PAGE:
before the second cd had finished.  I took a walk up to Harlem at around 11 to shake my blues and buy a few groceries and on 110th Street, I ran into a prophetic figure.  She was tall, with heavy dreadlocks and a sort of black cape-- softly weeping until I passed her, when she began to wail.  What, I asked her… but it seemed the love of her life had just passed away; she'd left the hospital, was blindly walking toward some non-future, and she grabbed onto me.  She was desperate and I was madly searching my brain-bank for anything I could offer someone in urgent grief.  He was loved, I told her--- he was surrounded by the sense of love as he crossed over… how many of us have this joy?  Most of us shuffle from day to day alone and under-appreciated… but in a moment like this everything is a drop of water to a parched country--- it is nothing.  She wept and howled, blew her nose in my pocket-napkins, and tugged at my now-wet coat (the rain had begun-- even the sky was crying) as she sank to her knees and screamed for help.  I won't leave you, I promised.  And I kneeled with her, while the reality of what had happened replaced shock with some kind of violent emotional retching.  Finally we began to walk.  I was beginning to feel exhausted and trapped, in a way, in a well of sadness which had no bottom.  I tried to distract myself with thoughts… of course I'd had the very same loss-- the one human I knew as my great love-- who had suffered and died-- the one who told me he'd never leave-- he'd left me to grapple with lesser versions of love, failed attempts at marriage and family-- a story I could never relive and a dark shadow which followed me in and out of every single year.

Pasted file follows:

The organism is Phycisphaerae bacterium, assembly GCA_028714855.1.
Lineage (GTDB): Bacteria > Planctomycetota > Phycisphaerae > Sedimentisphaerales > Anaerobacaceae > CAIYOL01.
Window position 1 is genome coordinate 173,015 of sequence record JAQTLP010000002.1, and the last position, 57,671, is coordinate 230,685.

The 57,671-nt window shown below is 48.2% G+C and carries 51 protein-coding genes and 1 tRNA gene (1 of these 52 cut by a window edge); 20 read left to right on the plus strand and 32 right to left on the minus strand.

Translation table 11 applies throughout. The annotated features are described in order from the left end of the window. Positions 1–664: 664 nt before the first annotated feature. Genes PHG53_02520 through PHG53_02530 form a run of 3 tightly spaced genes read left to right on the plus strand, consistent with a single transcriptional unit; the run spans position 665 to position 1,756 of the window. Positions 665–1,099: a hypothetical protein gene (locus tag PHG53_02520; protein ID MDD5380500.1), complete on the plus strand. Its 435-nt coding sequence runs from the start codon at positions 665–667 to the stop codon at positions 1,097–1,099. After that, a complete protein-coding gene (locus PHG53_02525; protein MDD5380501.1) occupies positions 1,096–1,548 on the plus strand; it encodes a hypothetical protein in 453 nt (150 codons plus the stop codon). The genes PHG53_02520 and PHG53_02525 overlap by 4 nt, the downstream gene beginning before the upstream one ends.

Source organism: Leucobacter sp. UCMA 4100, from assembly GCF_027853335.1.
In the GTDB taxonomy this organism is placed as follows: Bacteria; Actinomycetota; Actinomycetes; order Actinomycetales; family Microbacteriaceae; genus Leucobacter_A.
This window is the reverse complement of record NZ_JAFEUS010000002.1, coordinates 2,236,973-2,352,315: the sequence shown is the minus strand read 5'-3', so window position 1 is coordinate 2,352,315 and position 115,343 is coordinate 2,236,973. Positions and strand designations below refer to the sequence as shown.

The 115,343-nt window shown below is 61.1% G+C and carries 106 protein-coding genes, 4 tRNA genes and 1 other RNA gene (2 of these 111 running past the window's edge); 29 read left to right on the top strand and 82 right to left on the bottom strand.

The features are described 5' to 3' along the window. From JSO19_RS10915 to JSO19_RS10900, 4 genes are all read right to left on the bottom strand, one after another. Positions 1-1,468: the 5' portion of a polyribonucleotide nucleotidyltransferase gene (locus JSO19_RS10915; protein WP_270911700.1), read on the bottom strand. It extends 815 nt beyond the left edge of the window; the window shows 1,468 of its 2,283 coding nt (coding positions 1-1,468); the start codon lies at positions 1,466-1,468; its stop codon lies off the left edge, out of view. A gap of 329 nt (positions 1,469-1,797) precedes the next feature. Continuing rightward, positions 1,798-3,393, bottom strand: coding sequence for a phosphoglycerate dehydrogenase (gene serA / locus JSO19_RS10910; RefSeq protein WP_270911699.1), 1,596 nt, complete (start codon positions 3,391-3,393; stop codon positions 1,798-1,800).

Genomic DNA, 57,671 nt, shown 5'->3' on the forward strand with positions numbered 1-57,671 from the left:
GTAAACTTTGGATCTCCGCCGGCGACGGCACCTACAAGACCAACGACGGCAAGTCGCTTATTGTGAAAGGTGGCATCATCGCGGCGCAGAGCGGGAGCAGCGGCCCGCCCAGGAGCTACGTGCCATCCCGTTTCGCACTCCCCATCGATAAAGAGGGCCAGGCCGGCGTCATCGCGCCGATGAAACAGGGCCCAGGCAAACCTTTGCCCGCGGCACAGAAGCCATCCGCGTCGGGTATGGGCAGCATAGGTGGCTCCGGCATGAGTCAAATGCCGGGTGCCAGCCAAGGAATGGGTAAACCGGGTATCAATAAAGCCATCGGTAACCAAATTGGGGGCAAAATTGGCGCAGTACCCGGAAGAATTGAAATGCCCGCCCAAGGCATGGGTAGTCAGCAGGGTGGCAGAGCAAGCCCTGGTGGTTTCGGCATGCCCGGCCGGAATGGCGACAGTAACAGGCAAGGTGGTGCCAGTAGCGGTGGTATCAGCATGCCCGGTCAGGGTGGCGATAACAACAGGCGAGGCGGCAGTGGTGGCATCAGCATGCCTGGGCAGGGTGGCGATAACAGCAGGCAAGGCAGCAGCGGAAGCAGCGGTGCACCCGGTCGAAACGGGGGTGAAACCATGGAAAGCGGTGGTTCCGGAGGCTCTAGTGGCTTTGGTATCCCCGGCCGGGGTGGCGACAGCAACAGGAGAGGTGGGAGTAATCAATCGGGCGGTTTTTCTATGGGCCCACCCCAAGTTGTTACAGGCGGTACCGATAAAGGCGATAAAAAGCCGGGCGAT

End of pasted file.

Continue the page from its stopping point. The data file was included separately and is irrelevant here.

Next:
At least you won't witness the first night your husband turns his back to you--  the first infidelity or indiscretion-- the wounds and injuries that punctuate a lifetime of love, I wanted to tell her… but I didn't.  Finally I walked her to a friend's home and handed her off.  We exchanged first names only; we'd shared a moment of unbearable intimacy; I was covered in her tears and secretions, and I would most likely never see her again.  But I knew this was a sign.  I was about to get some terrible phone call; the next loss of the year had been foreshadowed.  I returned home and listened again to the new Bowie release which I'd heard the night before.  It was even darker now that I began to absorb its meaning.  Sorrow, I kept thinking-- ironically went to my computer to watch the great video version of Bowie and Amanda Lear… it distracted and took me into a world I'd once lived in.  The devil's daughter, I thought, as I processed my bizarre encounter on 110th Street…. I'd lived, though.  Twenty-four hours later I received the news that shook our musical foundations-- the loss of losses, for some of us.  Our Genie, our Hero, our Enchantor…